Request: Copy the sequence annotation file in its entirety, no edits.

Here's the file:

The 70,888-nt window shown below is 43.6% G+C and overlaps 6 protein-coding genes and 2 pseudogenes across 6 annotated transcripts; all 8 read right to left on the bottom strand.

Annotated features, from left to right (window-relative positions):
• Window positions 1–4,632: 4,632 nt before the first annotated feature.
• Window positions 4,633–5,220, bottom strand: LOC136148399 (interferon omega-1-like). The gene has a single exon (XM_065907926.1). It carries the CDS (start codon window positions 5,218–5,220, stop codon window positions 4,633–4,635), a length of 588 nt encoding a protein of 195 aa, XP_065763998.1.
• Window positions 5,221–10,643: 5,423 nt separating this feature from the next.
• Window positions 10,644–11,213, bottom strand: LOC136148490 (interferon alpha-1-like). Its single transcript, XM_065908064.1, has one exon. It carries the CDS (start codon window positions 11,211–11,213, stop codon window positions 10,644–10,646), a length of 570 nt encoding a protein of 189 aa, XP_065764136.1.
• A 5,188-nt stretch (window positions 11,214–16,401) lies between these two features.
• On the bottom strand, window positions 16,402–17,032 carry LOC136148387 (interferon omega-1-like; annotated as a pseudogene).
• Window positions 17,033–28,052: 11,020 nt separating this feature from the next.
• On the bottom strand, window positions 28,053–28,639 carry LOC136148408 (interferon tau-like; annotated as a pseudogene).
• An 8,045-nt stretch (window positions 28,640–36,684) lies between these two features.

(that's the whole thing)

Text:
The 70,888-nt window shown below is 43.6% G+C and overlaps 6 protein-coding genes and 2 pseudogenes across 6 annotated transcripts; all 8 read right to left on the bottom strand.

Annotated features, from left to right (window-relative positions):
• Window positions 1–4,632: 4,632 nt before the first annotated feature.
• Window positions 4,633–5,220, bottom strand: LOC136148399 (interferon omega-1-like). The gene has a single exon (XM_065907926.1). It carries the CDS (start codon window positions 5,218–5,220, stop codon window positions 4,633–4,635), a length of 588 nt encoding a protein of 195 aa, XP_065763998.1.
• Window positions 5,221–10,643: 5,423 nt separating this feature from the next.
• Window positions 10,644–11,213, bottom strand: LOC136148490 (interferon alpha-1-like). Its single transcript, XM_065908064.1, has one exon. It carries the CDS (start codon window positions 11,211–11,213, stop codon window positions 10,644–10,646), a length of 570 nt encoding a protein of 189 aa, XP_065764136.1.
• A 5,188-nt stretch (window positions 11,214–16,401) lies between these two features.
• On the bottom strand, window positions 16,402–17,032 carry LOC136148387 (interferon omega-1-like; annotated as a pseudogene).
• Window positions 17,033–28,052: 11,020 nt separating this feature from the next.
• On the bottom strand, window positions 28,053–28,639 carry LOC136148408 (interferon tau-like; annotated as a pseudogene).
• An 8,045-nt stretch (window positions 28,640–36,684) lies between these two features.